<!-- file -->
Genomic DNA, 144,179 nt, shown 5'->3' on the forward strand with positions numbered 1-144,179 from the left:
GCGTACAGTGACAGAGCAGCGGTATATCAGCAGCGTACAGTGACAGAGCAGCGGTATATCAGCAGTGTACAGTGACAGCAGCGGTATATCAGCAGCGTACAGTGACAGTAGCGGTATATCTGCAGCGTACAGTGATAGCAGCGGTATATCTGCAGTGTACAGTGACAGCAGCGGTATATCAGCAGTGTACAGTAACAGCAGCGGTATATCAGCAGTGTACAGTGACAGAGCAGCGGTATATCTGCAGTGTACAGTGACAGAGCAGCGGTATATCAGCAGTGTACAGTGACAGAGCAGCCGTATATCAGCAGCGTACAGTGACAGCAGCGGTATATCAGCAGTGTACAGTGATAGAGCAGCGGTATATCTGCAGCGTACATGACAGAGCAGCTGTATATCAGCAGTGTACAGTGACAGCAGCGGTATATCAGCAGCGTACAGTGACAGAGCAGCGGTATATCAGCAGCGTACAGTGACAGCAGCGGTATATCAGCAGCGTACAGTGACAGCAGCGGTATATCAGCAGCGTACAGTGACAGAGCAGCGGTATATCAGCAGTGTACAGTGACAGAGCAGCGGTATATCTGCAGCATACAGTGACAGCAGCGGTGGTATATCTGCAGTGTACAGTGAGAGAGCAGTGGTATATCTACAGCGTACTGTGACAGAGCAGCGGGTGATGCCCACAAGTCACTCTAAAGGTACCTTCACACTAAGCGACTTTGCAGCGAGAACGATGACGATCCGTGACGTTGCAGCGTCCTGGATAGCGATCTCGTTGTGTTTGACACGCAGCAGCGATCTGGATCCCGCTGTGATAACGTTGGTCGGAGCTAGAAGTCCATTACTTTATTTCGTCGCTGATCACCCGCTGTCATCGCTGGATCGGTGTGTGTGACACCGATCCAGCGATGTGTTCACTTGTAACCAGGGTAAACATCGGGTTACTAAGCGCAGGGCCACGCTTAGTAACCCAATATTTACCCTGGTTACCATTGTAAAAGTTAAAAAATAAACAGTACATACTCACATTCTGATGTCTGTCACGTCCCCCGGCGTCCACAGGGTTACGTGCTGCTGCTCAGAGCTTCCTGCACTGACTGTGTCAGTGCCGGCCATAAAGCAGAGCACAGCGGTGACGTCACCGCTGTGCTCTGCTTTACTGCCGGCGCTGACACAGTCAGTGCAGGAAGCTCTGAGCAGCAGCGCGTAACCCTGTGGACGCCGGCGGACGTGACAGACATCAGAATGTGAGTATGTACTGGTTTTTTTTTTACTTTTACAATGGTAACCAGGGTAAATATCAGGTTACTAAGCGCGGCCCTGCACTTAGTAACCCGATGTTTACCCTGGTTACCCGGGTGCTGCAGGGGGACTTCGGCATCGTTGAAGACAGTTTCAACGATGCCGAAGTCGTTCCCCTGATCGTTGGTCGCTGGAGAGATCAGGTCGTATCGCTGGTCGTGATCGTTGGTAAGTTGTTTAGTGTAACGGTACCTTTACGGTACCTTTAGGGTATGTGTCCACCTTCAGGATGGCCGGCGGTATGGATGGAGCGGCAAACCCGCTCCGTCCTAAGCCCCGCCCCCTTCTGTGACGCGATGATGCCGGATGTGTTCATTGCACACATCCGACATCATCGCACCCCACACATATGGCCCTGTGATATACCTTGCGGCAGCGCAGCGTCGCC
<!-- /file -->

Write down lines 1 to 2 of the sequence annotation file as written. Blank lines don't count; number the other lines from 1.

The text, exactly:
Genomic DNA, 144,179 nt, shown 5'->3' on the forward strand with positions numbered 1-144,179 from the left:
GCGTACAGTGACAGAGCAGCGGTATATCAGCAGCGTACAGTGACAGAGCAGCGGTATATCAGCAGTGTACAGTGACAGCAGCGGTATATCAGCAGCGTACAGTGACAGTAGCGGTATATCTGCAGCGTACAGTGATAGCAGCGGTATATCTGCAGTGTACAGTGACAGCAGCGGTATATCAGCAGTGTACAGTAACAGCAGCGGTATATCAGCAGTGTACAGTGACAGAGCAGCGGTATATCTGCAGTGTACAGTGACAGAGCAGCGGTATATCAGCAGTGTACAGTGACAGAGCAGCCGTATATCAGCAGCGTACAGTGACAGCAGCGGTATATCAGCAGTGTACAGTGATAGAGCAGCGGTATATCTGCAGCGTACATGACAGAGCAGCTGTATATCAGCAGTGTACAGTGACAGCAGCGGTATATCAGCAGCGTACAGTGACAGAGCAGCGGTATATCAGCAGCGTACAGTGACAGCAGCGGTATATCAGCAGCGTACAGTGACAGCAGCGGTATATCAGCAGCGTACAGTGACAGAGCAGCGGTATATCAGCAGTGTACAGTGACAGAGCAGCGGTATATCTGCAGCATACAGTGACAGCAGCGGTGGTATATCTGCAGTGTACAGTGAGAGAGCAGTGGTATATCTACAGCGTACTGTGACAGAGCAGCGGGTGATGCCCACAAGTCACTCTAAAGGTACCTTCACACTAAGCGACTTTGCAGCGAGAACGATGACGATCCGTGACGTTGCAGCGTCCTGGATAGCGATCTCGTTGTGTTTGACACGCAGCAGCGATCTGGATCCCGCTGTGATAACGTTGGTCGGAGCTAGAAGTCCATTACTTTATTTCGTCGCTGATCACCCGCTGTCATCGCTGGATCGGTGTGTGTGACACCGATCCAGCGATGTGTTCACTTGTAACCAGGGTAAACATCGGGTTACTAAGCGCAGGGCCACGCTTAGTAACCCAATATTTACCCTGGTTACCATTGTAAAAGTTAAAAAATAAACAGTACATACTCACATTCTGATGTCTGTCACGTCCCCCGGCGTCCACAGGGTTACGTGCTGCTGCTCAGAGCTTCCTGCACTGACTGTGTCAGTGCCGGCCATAAAGCAGAGCACAGCGGTGACGTCACCGCTGTGCTCTGCTTTACTGCCGGCGCTGACACAGTCAGTGCAGGAAGCTCTGAGCAGCAGCGCGTAACCCTGTGGACGCCGGCGGACGTGACAGACATCAGAATGTGAGTATGTACTGGTTTTTTTTTTACTTTTACAATGGTAACCAGGGTAAATATCAGGTTACTAAGCGCGGCCCTGCACTTAGTAACCCGATGTTTACCCTGGTTACCCGGGTGCTGCAGGGGGACTTCGGCATCGTTGAAGACAGTTTCAACGATGCCGAAGTCGTTCCCCTGATCGTTGGTCGCTGGAGAGATCAGGTCGTATCGCTGGTCGTGATCGTTGGTAAGTTGTTTAGTGTAACGGTACCTTTACGGTACCTTTAGGGTATGTGTCCACCTTCAGGATGGCCGGCGGTATGGATGGAGCGGCAAACCCGCTCCGTCCTAAGCCCCGCCCCCTTCTGTGACGCGATGATGCCGGATGTGTTCATTGCACACATCCGACATCATCGCACCCCACACATATGGCCCTGTGATATACCTTGCGGCAGCGCAGCGTCGCC